Recently, the Event Horizon Telescope (EHT) has published the first-ever image of a black hole’s event horizon.
The giant black hole has a mass of 6.5 billion Suns. It is located in the elliptical galaxy Messier 87 (M87).
M87 is located about 55 million light-years from Earth. Scientists have been studying it for more than 100 years.
It has been imaged by the Hubble Space Telescope, the Chandra X-ray Observatory, and NuSTAR.
In 1918, astronomer Heber Curtis noticed “a curious straight ray” extending from the galaxy’s center.
This ray was produced by a disk of material spinning rapidly around the black hole. It is visible in multiple wavelengths of light, from radio waves through X-rays.
Scientists found that when the particles in the jet impact the interstellar medium, which is the sparse material filling the space between stars in M87, they create a shockwave that radiates in infrared and radio wavelengths of light.
The brighter jet, located to the right of the galaxy’s center, is traveling almost directly toward Earth.
Its brightness is amplified due to its high speed in our direction, but even more so because of what scientists call “relativistic effects”.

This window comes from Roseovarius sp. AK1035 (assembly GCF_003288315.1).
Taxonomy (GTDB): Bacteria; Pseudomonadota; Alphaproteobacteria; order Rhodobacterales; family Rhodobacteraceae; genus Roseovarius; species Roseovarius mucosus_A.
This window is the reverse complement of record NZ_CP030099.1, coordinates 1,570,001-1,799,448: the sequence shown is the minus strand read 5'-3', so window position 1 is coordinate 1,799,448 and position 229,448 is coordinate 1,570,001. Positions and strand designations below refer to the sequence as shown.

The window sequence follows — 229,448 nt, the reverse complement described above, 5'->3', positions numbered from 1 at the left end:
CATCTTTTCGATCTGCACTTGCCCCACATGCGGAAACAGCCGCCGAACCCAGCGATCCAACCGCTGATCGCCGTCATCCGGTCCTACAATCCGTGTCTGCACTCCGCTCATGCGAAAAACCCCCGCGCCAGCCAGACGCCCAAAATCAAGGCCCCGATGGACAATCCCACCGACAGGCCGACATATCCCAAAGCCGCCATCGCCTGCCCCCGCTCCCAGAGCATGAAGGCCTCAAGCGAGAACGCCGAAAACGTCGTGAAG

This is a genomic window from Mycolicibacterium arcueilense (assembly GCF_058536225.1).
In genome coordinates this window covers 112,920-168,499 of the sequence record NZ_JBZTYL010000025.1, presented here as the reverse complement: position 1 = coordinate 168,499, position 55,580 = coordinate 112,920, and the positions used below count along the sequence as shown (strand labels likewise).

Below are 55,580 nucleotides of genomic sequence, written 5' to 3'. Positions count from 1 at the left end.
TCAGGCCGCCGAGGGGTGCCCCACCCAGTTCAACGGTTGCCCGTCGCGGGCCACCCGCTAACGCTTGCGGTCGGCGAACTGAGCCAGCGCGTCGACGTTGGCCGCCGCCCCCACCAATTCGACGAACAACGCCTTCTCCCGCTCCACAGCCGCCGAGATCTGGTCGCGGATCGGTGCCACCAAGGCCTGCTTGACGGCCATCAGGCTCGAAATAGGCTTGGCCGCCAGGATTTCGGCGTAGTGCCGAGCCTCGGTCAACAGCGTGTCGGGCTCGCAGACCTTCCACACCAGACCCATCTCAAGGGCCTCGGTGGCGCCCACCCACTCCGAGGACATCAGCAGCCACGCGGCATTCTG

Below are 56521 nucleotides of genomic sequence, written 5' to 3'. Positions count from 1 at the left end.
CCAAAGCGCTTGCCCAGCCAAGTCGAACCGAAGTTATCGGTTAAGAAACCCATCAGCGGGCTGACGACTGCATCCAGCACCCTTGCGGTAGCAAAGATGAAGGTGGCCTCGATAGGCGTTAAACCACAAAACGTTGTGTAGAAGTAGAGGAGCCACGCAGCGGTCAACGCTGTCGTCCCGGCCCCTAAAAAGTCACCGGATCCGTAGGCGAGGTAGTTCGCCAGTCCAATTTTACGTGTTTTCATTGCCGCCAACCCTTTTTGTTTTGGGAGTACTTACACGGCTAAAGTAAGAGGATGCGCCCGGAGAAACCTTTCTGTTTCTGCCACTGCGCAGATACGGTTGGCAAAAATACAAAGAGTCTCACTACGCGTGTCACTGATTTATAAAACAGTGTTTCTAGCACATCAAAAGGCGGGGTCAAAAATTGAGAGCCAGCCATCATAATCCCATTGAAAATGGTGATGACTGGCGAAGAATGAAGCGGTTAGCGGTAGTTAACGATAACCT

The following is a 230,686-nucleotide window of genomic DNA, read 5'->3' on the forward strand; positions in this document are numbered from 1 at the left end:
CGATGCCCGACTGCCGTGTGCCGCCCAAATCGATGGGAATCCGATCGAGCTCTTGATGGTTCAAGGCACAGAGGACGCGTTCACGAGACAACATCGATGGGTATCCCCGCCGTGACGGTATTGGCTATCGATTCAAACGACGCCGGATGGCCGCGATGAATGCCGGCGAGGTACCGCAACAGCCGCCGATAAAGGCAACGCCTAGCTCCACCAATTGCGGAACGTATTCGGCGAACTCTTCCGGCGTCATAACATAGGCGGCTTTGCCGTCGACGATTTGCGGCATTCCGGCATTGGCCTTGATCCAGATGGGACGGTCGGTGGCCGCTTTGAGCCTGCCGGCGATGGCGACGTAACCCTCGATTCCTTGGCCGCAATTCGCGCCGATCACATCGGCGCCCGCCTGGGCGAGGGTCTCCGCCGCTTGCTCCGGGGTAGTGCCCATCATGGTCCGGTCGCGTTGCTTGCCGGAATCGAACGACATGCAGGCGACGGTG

The second jet is moving rapidly away from us that the relativistic effects render it invisible at all wavelengths.
But the shockwave it creates in the interstellar medium can still be seen here.
The shockwave is located on the left side of the galaxy’s center and looks like an inverted letter “C.”
To study the physics of the powerful jets, scientists have combined observations in the infrared, radio waves, visible light, X-rays and extremely energetic gamma rays.
Currently, studies are trying to achieve a solid theoretical understanding of how gas being pulled into black holes creates outflowing jets.
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